It is no secret that mulch is great for the landscape. There are so many benefits when you add mulch around your plants. Mulch is a great insulator, because it modifies the soil temperature. It reduces erosion, prevent weeds from germinating, retains soil moisture, provides a buffer between equipment and the trunks and stems, and increases the aesthetics of the overall landscape. As you add mulch to your garden, here are some things to know:
How much mulch is enough?
Mulching is not an exact science, but as a general rule, we try to apply 2-3 inches of mulch consistently throughout the landscape. This depth of mulch will control weeds by decreasing sunlight exposure, which prohibits seeds in the soil from to germinating. More than three inches of mulch seals off the soil and suffocates your plants. It is extremely important that the plants are able to get the oxygen they need. Spread the mulch evenly and don’t build a mulch volcano around the base of the tree. Since mulch decomposes slowly, it is good to periodically check the depth and add some as needed.
What is the best way to mulch?
We start by laying out a garden hose, which allows you to visualize the curves and width of a bed. You can either spray the area inside the hose or dig up the vegetation and let it slowly die. When the area is cleaned up, we begin applying the mulch and leveling it to the desired depth. Keep in mind that too much mulch will encourage growth of the roots into the mulch, where it will be susceptible to freeze damage. The ideal 2 to 3 inch depth of mulch will keep the roots in the soil.
When is the best time to mulch?
We are mulching throughout the year, but direct most of our efforts in the spring or fall. As we clean up our display beds in the spring, it is always a good time to freshen up the mulch, too. At this time of year, soil temperatures are beginning to warm and a new layer of mulch will slow down the warming process. A new layer of mulch will also cover seeds that may have landed in the mulch and covering them now will prevent germination. We mulch anytime a new tree or shrub is planted. This practice will keep the soil cooler, help retain moisture longer and insulate new roots from the cold weather. Some thicker mulch areas may benefit from being fluffed from time to time. Simply take a rake and loosen up the top few inches of the mulch.
What type of mulch is best?
We use whatever is available to us. Mulch is not cheap, so we use chippings from the tree trimming service. We have used semi loads of hardwood mulch, which is expensive. It is not as important what you use, but how much you use. Even free mulch can look attractive and function just like the most expensive mulch. For sloped areas, the larger and heavier mulch works the best. It is not as susceptible to runoff or wind displacement. Smaller or finer mulch decomposes quicker too. The bottom line is use what is available to you.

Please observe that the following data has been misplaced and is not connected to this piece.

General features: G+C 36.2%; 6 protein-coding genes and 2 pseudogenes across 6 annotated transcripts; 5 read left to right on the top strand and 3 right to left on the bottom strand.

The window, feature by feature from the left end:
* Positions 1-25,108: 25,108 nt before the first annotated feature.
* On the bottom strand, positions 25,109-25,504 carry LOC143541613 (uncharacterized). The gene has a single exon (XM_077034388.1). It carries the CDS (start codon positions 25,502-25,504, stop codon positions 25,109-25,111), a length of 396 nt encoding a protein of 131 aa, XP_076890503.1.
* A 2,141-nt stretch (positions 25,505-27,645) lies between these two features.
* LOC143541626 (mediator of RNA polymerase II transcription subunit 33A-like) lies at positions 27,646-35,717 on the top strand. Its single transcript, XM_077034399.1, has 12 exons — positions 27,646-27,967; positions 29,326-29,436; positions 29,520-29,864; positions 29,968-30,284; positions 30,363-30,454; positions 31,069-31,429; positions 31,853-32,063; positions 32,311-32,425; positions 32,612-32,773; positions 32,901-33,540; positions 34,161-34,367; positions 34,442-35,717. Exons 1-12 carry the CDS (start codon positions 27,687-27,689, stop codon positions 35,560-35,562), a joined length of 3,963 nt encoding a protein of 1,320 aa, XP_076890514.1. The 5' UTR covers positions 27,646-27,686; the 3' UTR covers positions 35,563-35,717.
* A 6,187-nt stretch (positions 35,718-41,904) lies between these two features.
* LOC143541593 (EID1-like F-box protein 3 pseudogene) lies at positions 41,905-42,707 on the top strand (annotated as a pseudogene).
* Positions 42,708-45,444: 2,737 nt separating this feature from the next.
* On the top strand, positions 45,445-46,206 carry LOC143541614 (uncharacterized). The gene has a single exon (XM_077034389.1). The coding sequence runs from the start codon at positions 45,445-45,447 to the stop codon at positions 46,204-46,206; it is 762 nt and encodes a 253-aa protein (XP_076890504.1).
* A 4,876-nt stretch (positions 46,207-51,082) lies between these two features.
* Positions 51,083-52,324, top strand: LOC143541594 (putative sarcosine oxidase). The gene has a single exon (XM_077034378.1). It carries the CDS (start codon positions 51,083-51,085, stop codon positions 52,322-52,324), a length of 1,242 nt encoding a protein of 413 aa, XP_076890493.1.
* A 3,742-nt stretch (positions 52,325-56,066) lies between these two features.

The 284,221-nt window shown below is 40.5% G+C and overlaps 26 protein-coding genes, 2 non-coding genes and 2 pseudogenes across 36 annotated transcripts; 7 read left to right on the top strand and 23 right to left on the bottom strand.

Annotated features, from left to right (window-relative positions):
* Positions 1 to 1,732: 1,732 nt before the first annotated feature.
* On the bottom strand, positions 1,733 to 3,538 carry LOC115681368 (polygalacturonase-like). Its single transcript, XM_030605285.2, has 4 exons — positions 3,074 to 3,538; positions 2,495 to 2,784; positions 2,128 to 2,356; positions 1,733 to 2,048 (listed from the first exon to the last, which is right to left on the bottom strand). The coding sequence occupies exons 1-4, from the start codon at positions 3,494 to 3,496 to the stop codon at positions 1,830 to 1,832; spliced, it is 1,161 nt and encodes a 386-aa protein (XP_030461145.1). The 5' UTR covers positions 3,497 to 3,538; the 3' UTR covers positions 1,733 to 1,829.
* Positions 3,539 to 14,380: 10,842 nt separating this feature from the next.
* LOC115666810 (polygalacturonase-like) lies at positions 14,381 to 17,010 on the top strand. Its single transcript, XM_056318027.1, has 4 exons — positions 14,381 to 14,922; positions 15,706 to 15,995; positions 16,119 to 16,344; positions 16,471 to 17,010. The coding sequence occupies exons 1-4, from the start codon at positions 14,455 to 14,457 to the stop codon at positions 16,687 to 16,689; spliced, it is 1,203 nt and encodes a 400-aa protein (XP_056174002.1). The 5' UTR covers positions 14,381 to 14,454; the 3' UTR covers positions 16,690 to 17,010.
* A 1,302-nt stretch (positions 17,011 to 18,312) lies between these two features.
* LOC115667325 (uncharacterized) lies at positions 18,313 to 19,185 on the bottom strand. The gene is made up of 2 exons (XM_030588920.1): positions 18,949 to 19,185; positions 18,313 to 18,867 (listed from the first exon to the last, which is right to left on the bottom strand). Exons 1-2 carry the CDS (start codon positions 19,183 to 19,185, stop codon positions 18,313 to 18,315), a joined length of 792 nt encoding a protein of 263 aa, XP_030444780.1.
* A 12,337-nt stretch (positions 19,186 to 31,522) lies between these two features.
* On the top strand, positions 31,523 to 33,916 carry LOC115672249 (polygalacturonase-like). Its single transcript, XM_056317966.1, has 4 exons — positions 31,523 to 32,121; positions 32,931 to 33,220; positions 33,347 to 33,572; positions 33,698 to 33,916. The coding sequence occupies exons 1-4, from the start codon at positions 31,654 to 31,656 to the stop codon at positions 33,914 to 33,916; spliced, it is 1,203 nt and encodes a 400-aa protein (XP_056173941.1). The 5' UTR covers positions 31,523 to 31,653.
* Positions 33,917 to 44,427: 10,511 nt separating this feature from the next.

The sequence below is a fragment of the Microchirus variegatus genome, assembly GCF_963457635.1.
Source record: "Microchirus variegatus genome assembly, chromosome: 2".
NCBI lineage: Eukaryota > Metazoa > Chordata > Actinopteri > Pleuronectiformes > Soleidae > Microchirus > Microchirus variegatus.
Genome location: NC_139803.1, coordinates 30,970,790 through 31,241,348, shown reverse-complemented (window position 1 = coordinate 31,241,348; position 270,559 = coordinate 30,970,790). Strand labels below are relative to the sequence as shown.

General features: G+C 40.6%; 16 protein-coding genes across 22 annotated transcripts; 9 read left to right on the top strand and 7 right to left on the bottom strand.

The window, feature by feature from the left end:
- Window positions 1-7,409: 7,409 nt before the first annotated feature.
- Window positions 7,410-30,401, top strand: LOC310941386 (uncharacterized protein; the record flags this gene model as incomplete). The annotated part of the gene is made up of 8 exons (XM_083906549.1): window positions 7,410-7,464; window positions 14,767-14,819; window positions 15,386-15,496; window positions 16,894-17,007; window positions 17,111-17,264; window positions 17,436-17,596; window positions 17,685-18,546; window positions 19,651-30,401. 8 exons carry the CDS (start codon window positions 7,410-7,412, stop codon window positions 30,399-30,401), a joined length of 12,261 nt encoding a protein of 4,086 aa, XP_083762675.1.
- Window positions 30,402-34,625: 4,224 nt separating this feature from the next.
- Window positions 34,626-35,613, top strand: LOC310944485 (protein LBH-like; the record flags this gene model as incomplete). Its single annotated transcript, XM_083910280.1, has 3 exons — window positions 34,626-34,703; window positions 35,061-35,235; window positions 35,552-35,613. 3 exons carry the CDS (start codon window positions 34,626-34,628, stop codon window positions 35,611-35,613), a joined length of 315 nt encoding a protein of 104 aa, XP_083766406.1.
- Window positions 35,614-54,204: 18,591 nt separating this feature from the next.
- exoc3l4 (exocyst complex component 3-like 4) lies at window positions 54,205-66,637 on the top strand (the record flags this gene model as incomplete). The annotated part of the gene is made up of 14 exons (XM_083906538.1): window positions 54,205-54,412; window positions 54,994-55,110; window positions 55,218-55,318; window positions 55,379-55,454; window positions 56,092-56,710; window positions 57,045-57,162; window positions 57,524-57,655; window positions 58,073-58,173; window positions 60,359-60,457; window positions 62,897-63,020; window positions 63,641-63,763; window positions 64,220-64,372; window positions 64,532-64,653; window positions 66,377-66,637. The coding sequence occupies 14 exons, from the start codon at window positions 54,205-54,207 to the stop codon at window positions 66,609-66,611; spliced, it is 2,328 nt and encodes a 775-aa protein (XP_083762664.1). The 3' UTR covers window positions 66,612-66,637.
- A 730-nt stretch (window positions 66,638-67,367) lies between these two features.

Can I use plants as mulch?
In the book Planting in a Post-Wild World: Designing Plant Communities for Resilient Landscapes, Thomas Rainer and Claudia West develop the ideas of layering plants. There are usually at least three distinct layers of plants: the upper layer filled with taller structural plants used to frame and punctuate the landscape, the middle layer filled with ornamental flowering plants and the ground level that weaves the other layers together and shades the soil, which controls weeds. These layers mimic natural plant communities and each layer is important for the health of the plants. A collection of plants living in community can be extremely drought tolerant and water-thrifty.
A few final thoughts:
Purchase a heavy duty mulching fork and stiff garden rake for leveling.
Insects can be a problem in mulch, so keep it away from the foundation of your house and base of the plants. Termites generally like larger pieces of wood but can even live in the finer mulch, especially if it is too thick.
Landscape fabric under mulch is something we avoid. It only keeps weeds out for the first few years and then the decomposing mulch turns into compost, which is ideal seed bed for weeds. It is also hard to transplant into it and often suffocates the soil. We have purged the Arboretum of just about all landscape fabric. Save your money and buy more plants.
You can use rock as a mulch, but don’t buy the recycled rubber mulch. The rubber mulch may last forever but it does nothing great for the soil or the plants around it. In fact, the compounds and residues that leach over time may do more harm than good.